Jelena Rašić, who was part of a defence team before the ICTY, has been sentenced to 12 months in prison for bribing a man to make a false statement in exchange for €1,000 cash; her sentence was suspended.
Rašić was convicted for contempt of the Tribunal last month for her actions in the defence of Milan Lukic, a Bosnian Serb sentenced to life in prison for crimes committed in Visegrad in 1992, including the burning alive of 59 people who he helped trap in a house.
Judges gave Rašić credit for the 78 days she has already been in detention and suspended the eight additional months of her sentence, so unless she commits another crime in the next two years, she will remain free.
Rašić pleaded guilty to five counts of contempt in January for “knowingly and wilfully” interfering with the “administration of justice.”
In their decision Tuesday, judges found that “[t]he crimes which Jelena Rašić has admitted to having committed are grave. Procurement of false evidence in any situation amounts to direct interference with the administration of justice. When perpetrated before an international criminal jurisdiction, such as the Tribunal, such interference has far-reaching consequences.”
Rašić admitted that in 2008, she approached Zuhdija Tabaković, asking him to sign a pre-written statement even though he hadn’t witnessed the events it described himself and knew nothing about them. She paid him the €1,000, promising more money after he testified. The statement made up part of Lukic’s defence, included in the witness summary list filed by defence lawyers and handed over to prosecutors.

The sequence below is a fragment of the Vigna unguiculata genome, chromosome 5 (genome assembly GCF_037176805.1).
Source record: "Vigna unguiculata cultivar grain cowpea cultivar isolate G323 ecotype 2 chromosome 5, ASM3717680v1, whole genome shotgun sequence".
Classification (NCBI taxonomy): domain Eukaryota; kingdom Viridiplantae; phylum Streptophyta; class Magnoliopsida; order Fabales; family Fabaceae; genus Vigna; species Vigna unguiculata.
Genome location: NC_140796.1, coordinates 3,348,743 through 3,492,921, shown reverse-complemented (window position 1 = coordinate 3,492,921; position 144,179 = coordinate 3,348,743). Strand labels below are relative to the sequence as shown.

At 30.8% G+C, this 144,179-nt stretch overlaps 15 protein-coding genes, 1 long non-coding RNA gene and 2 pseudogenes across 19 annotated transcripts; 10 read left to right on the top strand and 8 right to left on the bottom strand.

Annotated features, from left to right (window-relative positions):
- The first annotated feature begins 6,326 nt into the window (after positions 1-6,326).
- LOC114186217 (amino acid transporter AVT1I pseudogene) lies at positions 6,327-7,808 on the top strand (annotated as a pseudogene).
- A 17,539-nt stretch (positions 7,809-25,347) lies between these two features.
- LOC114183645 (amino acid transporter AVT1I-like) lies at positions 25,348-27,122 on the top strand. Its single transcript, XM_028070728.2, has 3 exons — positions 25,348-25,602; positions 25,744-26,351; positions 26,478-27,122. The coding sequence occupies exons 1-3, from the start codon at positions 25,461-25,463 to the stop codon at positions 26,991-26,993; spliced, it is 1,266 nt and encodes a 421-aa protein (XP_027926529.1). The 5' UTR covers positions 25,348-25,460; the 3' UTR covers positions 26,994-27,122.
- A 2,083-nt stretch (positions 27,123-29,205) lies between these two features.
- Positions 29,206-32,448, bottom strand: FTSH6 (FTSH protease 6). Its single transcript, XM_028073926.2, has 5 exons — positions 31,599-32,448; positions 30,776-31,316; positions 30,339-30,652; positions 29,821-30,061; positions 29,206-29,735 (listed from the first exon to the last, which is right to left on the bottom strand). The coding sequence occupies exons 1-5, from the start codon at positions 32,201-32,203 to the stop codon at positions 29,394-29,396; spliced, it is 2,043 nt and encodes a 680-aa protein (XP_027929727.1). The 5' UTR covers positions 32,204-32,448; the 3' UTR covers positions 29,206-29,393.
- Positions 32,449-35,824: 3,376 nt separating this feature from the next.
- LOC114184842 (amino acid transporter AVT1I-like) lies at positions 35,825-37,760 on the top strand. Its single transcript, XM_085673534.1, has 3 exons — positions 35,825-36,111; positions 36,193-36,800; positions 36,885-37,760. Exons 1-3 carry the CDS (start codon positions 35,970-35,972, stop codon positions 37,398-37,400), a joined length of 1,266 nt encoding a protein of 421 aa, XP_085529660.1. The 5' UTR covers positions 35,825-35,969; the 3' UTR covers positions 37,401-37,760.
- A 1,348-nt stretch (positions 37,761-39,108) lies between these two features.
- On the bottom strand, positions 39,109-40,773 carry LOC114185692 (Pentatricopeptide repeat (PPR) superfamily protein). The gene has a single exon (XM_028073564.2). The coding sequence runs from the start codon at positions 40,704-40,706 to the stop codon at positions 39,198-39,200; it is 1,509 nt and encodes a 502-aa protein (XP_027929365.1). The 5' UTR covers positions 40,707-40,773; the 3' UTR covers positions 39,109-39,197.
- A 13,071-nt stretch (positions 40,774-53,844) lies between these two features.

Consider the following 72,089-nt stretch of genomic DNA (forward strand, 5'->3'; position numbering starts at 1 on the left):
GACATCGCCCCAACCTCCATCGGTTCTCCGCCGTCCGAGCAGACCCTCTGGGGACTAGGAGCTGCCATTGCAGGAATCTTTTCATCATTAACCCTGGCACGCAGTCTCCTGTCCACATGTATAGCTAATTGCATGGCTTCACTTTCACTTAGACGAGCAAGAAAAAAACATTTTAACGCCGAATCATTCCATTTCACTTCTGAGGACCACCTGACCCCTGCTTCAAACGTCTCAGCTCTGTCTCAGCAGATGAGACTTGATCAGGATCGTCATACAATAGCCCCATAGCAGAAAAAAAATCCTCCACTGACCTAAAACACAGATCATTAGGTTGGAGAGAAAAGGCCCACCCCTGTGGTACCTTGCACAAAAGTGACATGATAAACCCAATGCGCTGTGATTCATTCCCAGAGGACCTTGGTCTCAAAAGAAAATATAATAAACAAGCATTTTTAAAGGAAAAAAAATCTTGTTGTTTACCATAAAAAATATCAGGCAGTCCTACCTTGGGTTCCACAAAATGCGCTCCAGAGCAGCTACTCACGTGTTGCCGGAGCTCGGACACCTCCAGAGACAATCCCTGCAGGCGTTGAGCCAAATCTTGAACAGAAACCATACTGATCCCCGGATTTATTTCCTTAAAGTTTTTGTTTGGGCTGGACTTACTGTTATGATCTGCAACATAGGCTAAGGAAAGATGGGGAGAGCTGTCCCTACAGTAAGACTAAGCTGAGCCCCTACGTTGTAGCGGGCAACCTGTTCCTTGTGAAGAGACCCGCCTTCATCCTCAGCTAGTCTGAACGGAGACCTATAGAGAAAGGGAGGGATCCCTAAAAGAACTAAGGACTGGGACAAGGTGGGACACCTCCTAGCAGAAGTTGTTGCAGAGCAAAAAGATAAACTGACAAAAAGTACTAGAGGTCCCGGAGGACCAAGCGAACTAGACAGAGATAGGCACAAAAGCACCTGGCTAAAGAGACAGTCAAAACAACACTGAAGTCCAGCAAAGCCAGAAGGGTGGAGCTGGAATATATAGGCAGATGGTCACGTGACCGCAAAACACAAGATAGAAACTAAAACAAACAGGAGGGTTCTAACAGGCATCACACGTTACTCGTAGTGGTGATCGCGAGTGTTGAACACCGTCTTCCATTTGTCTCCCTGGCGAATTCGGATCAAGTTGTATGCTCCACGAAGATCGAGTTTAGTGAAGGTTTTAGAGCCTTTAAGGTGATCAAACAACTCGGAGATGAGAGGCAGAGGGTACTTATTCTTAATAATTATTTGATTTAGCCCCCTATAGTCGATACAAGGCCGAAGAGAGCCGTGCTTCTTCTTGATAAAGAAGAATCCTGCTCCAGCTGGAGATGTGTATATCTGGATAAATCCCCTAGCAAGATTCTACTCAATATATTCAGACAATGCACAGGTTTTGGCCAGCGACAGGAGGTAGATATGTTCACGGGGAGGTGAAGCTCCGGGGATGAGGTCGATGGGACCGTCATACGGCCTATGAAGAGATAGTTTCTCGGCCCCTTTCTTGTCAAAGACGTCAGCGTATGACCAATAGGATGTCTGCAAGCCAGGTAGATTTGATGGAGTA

Rašić was also convicted of “inciting Tabaković to offer bribes and to procure false witness statements from two other individuals.” He indeed found two more men to make false statements and was himself convicted of contempt and sentenced to three months in prison.
There have been more than 20 other contempt cases before the ICTY against 23 individuals. They include one against former prosecution spokeswoman Florence Hartmann, who was fined for revealing confidential information from appeals chambers’ decisions in two of her published works after leaving the Tribunal, and three against Vojislav Seselj, leader of the Serbian Radical Party, who is on trial for the persecution, murder and torture of non-Serbs during the Bosnian war.
Judges held him in contempt for disclosing confidential information about protected witnesses in a book he wrote and posted on his web-page—and then again for refusing to take the information off his website.